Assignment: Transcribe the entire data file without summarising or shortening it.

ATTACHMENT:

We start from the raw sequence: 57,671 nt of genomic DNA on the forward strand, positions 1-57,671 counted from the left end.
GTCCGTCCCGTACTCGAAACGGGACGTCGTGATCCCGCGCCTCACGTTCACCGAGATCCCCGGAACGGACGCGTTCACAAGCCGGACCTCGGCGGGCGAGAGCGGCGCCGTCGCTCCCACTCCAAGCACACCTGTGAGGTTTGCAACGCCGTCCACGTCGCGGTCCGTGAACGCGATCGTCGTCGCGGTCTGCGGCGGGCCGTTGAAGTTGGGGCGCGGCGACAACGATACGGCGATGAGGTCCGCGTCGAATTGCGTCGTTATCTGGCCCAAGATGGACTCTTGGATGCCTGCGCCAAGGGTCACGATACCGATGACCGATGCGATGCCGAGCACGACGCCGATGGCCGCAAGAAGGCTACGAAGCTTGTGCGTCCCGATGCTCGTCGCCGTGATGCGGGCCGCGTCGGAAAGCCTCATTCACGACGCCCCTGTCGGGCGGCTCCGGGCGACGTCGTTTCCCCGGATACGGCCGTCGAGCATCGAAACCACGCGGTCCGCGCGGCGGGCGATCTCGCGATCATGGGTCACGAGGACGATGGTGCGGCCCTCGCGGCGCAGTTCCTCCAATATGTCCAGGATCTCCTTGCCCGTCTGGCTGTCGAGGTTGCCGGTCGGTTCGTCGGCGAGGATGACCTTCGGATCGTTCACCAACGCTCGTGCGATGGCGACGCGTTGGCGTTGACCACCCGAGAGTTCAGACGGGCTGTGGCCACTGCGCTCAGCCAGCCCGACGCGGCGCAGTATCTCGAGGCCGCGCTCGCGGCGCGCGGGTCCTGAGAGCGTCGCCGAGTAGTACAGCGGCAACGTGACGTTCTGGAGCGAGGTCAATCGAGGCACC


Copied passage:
We start from the raw sequence: 57,671 nt of genomic DNA on the forward strand, positions 1-57,671 counted from the left end.
GTCCGTCCCGTACTCGAAACGGGACGTCGTGATCCCGCGCCTCACGTTCACCGAGATCCCCGGAACGGACGCGTTCACAAGCCGGACCTCGGCGGGCGAGAGCGGCGCCGTCGCTCCCACTCCAAGCACACCTGTGAGGTTTGCAACGCCGTCCACGTCGCGGTCCGTGAACGCGATCGTCGTCGCGGTCTGCGGCGGGCCGTTGAAGTTGGGGCGCGGCGACAACGATACGGCGATGAGGTCCGCGTCGAATTGCGTCGTTATCTGGCCCAAGATGGACTCTTGGATGCCTGCGCCAAGGGTCACGATACCGATGACCGATGCGATGCCGAGCACGACGCCGATGGCCGCAAGAAGGCTACGAAGCTTGTGCGTCCCGATGCTCGTCGCCGTGATGCGGGCCGCGTCGGAAAGCCTCATTCACGACGCCCCTGTCGGGCGGCTCCGGGCGACGTCGTTTCCCCGGATACGGCCGTCGAGCATCGAAACCACGCGGTCCGCGCGGCGGGCGATCTCGCGATCATGGGTCACGAGGACGATGGTGCGGCCCTCGCGGCGCAGTTCCTCCAATATGTCCAGGATCTCCTTGCCCGTCTGGCTGTCGAGGTTGCCGGTCGGTTCGTCGGCGAGGATGACCTTCGGATCGTTCACCAACGCTCGTGCGATGGCGACGCGTTGGCGTTGACCACCCGAGAGTTCAGACGGGCTGTGGCCACTGCGCTCAGCCAGCCCGACGCGGCGCAGTATCTCGAGGCCGCGCTCGCGGCGCGCGGGTCCTGAGAGCGTCGCCGAGTAGTACAGCGGCAACGTGACGTTCTGGAGCGAGGTCAATCGAGGCACC